Monthly Archives: July 2013

Review of Inferno by Dan Brown

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I recently finished Inferno by Dan Brown. A lot of people are going to read this book. A lot of people are going to love this book. And, a lot of people will probably see the movie when Hollywood makes it.

That being said, my main thought when I read this book was it is about what you would expect from Dan Brown. I am not saying that is good or bad; it just was fairly predictable if you’ve read more than two books by him.dbinferno

I admit I have read almost every book he’s written, and like most authors, some of his books are better than others. For me, Inferno is not one of the books I would say you have to read by Brown. If you are going to read anything by Brown, I personally preferred The Da Vinci Code (gasp!) and The Lost Symbol.

Yes, both are Robert Langdon books and follow Brown’s tried and true formula for a bestseller, but I still really enjoyed them. And, if you are going to take the time to read in this day and age, why not enjoy it?

This review though is supposed to be about Inferno. I don’t want to give away plot details because a great many people will read this and/or see the movie, and I don’t want to ruin it for you. I will say that it is very action packed and reads a little like a script because of that quality. It is most definitely a page-turner because the very short chapters always end at a suspenseful moment. Those are about the only good things I can say about it. For me, it was just too much like everything else he’s written.

What really stuck out to me, and this is perhaps why I can’t think of anything else nice to say about Inferno, is the absolutely unnecessary constant description of architecture throughout the entire novel. We get it, Dan Brown did his research. He knows a lot about art, architecture, and other beautiful things throughout Europe, but I felt like in Inferno he went above and beyond what was needed for the story.

I would be reading and I would think,” Wow. Another useless rant about some building that isn’t even a part of the plot.”

If you absolutely love Dan Brown, don’t hold my criticisms against me please. I would still recommend this book, especially if you have read and enjoyed the other Robert Langdon books.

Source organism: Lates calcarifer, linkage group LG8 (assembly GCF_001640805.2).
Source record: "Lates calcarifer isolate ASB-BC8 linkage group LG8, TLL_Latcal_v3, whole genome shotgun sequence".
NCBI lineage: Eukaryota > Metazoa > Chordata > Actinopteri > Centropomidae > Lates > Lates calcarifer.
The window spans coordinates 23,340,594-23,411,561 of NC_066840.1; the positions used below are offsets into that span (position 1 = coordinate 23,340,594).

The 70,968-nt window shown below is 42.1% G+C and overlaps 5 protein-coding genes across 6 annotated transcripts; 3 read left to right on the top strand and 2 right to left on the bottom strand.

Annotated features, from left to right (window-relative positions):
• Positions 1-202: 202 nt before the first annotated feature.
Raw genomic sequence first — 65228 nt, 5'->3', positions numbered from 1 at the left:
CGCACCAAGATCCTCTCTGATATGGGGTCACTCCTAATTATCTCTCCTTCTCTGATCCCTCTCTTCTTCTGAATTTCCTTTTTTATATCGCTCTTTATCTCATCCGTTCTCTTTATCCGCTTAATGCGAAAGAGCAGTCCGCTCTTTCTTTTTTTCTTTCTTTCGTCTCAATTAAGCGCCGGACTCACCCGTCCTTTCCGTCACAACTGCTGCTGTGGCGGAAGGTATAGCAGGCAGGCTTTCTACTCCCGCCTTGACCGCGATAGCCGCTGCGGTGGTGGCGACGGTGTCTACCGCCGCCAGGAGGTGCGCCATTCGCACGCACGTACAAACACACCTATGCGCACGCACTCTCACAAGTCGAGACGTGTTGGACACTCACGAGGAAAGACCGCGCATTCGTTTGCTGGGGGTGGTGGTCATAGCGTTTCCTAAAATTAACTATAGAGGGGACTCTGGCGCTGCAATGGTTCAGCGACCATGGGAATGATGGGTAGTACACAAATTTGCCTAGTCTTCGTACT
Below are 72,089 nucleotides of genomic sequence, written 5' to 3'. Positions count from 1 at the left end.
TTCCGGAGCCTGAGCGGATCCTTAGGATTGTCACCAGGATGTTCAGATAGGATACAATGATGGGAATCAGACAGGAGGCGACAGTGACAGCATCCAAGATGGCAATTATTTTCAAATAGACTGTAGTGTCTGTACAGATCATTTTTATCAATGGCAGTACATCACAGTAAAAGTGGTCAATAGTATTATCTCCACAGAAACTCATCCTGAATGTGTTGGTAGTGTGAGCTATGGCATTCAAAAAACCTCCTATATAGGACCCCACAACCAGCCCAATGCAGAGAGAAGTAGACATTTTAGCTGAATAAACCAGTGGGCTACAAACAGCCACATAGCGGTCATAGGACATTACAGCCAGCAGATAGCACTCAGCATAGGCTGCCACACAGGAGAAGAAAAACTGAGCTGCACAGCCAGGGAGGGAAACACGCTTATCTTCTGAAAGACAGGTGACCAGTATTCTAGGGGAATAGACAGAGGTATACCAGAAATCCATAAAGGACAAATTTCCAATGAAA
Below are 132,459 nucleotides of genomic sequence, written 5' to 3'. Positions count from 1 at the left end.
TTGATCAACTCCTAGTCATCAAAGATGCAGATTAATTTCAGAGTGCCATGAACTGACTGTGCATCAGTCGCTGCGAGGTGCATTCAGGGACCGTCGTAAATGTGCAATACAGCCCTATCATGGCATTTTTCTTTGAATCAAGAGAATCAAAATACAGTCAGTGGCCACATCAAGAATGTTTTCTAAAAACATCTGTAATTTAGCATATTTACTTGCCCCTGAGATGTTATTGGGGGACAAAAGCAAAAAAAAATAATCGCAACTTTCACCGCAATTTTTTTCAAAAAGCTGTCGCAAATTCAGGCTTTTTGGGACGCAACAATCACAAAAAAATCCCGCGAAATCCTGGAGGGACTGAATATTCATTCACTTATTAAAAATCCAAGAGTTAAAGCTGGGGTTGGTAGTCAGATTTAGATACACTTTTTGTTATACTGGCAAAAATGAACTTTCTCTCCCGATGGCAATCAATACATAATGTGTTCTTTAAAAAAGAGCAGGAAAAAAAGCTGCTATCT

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Review of The Ocean at the End of the Lane by Neil Gaiman

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Last week I read The Ocean at the End of the Lane by Neil Gaiman, and as you may have already figured out if you read my review of The Graveyard Book, I love his books. His newest work is no exception; I loved it. boko-the-ocean-at-the-end-of-the-lane-neil-gaiman

I don’t want to talk about the plot too much because I feel like you should read it. And everything else he’s written too. My review instead is going to cover two topics: 1. Gaiman’s use of mythology and 2. the “moral” of the story.

First, if you’ve ever read anything written by Gaiman, you should easily recognize his grasp of mythology and the realms of magic. I think he knows everything about every type of mythology there is. Seriously, if you don’t understand what I’m talking about, read American Gods, and then read Anansi Boys, and then read the entire Sandman comic series. He uses myth in a way that is absolutely brilliant. He does the same with magic. The Ocean and the End of the Lane does not disappoint in this area.

Second, The Ocean at the End of the Lane has a bittersweet ending. I don’t want to tell you exactly what happened, but I feel like the “moral” of the story or the lesson the novel teaches is that as grown ups, we don’t see the magic in the world anymore, even when it’s right in front of us. That mad me sad. But at the same time, I get where Gaiman is coming from. Grown ups don’t explain things away using magic; instead, we rationalize. Personally, I think it would be great to live in a time again where I thought Santa and fairies were real.

So, the moral of this review, read The Ocean at the End of the Lane; it is both beautiful and sad.

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The Absent Muse

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museMy story is making slow progress lately, mostly because I’m guilty. So guilty! I keep telling myself that I will sit down and write when I feel like it or when the mood strikes me. Well, guess what!? There is no waiting muse and no mood that miraculously leads to being more creative, productive, or a better writer.

I want to finish this novel by December 31, 2013, and it is going to take making myself work on it when I don’t really feel like it and when I don’t feel particularly inspired.Greek_Gods__Muses_by_marcoso86